was a British comic strip
about a group of urban children and a dog. It began in the Daily Mirror
in 1958 and was written for most of its life by Maurice Dodd
- December 31
). It was drawn by Dennis Collins
until his retirement in 1983, after which it was drawn by Dodd and later by Bill Mevin
. After Dodd's death the strip continued with several weeks' backlog of strips and some reprints until June 10 2006
Its elements of eccentric British sense of humour, combined with its detailed art style (in its heyday, Collins produced some of the most finely-detailed artwork ever seen in a daily strip), sets it apart from many other strips.
Many Perishers strips are polyptychs - a single continuous background image is divided into three or four panels and the characters move across it from panel to panel. The story is set in the fairly drab fictional town of Croynge (sometimes spelled Crunge), which is apparently a south London borough - the name is derived from Croydon and Penge. However, visually the location often resembles an industrial Northern town.
Thematically, the strip draws upon nostalgic childhood experiences, and often has a static, almost limbo-like atmosphere, in a similar manner to its companion strip, Andy Capp. The main characters largely exist independently of 'the real world', and adults are rarely seen; for example, every year the Perishers go on holiday but always get thrown off the train home, forcing them to walk and arrive home several weeks late (a pun on how a short scene in comic book time can take several weeks when told in daily installments), yet with seemingly no repercussions.
An impoverished orphan boy who lives with his dog, Boot. In the early days of the strip they lived in an approximately 10-foot (3 m) diameter concrete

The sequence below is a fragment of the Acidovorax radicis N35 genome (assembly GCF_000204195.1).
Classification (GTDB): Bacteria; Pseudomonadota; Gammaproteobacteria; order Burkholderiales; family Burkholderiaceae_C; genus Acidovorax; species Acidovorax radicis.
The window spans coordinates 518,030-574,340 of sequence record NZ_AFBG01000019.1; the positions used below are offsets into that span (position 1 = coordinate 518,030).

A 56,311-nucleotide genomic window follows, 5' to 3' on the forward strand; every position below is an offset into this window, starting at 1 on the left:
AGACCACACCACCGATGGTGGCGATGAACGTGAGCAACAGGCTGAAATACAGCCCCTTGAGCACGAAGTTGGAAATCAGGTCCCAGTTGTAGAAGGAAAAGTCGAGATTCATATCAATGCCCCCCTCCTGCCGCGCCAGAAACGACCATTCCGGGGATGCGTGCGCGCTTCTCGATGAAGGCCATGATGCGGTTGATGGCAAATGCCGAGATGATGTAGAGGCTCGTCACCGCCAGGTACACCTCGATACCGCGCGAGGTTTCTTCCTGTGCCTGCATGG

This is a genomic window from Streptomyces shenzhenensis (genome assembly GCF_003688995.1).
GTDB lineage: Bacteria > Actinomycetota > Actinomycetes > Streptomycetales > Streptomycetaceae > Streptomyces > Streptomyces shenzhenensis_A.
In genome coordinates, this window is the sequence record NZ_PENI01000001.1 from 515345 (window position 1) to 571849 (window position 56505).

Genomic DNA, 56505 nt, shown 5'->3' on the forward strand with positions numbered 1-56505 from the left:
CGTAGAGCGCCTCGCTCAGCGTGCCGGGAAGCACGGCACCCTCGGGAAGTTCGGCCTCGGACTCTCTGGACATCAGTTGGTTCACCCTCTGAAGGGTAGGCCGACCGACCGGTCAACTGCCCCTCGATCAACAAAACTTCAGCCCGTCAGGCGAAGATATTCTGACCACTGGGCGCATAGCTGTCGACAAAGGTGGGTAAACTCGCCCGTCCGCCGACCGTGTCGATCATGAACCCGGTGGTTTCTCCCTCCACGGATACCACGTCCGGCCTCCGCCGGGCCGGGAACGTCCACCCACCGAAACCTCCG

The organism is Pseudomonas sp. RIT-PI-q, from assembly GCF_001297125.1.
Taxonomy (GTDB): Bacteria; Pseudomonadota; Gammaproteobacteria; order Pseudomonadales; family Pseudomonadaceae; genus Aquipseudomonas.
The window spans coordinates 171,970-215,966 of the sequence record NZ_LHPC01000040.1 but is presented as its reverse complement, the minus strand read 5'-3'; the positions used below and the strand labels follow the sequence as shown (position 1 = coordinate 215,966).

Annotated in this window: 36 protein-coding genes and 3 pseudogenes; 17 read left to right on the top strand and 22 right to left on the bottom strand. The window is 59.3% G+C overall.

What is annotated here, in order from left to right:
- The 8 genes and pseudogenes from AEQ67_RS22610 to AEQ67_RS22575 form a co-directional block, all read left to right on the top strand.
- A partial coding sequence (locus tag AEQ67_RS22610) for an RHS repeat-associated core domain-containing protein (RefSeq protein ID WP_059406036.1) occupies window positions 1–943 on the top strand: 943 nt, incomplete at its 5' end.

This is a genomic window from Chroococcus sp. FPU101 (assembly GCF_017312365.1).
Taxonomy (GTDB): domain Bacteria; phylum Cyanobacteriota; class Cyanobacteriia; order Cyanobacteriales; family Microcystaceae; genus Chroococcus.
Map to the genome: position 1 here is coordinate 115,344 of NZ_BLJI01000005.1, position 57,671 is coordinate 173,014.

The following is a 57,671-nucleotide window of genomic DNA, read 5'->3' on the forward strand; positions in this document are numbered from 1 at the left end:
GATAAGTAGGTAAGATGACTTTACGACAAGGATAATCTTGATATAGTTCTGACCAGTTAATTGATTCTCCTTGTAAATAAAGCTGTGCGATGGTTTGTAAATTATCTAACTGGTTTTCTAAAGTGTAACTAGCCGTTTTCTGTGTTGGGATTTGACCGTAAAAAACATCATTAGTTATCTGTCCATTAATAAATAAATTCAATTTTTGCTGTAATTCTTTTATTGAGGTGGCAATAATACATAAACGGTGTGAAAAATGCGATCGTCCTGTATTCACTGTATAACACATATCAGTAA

pipe section in a seemingly abandoned builder's yard. In 1966 he and Boot moved into a small railway station
that had been closed by the Beeching Axe
, and they have lived there ever since.
Wellington is quite an intellectual and given to philosophical trains of thought. He can also be quite resourceful - he appears to support himself by selling hand made wooden buggies and pilfering food from sympathetic local shops, or convoluted schemes to create sudden crowds in order to celebrate his birthday on October 25 (which also happens to be Maurice Dodd's Birthday). Wellington can also be something of a worrier, always concerned that the world is going to rack an' rooney (rack and ruin). Over the years he has worried that the world is becoming clogged up with dirt, that people might get crushed by the weight of air above their heads, and that each new year might be the same old year recycled to save money. Actually there might be something in that; Wellington (unlike the majority of comic characters) has noticed that he and his friends never seem to get any older. On those rare occasions when he cheers up a small raincloud usually appears to dampen his spirits.
An Old English Sheepdog
who lives with his boy, Wellington. Boot is a generally affable and mellow character, given to flights of fancy and daydreaming. Boot is also convinced that he is in fact an 18th century English lord enchanted into a dog by a gypsy
wench (as he puts it, I knew I should have bought those damn clothespegs!
) - the strip gives occasional hints that this is actually true as opposed to another fantasy. As a lord, he demands to be treated with respect, and often tells Wellington so to his face. Unfortunately Wellington only hears barking. Wellington thinks Boot is lazy and should help out with the household chores, but Boot usually manages to find some way to "accidentally" mess things up in the hope that he won't be asked again. He hates taking baths, and his bathtime struggles with Wellington usually turn into epic battles.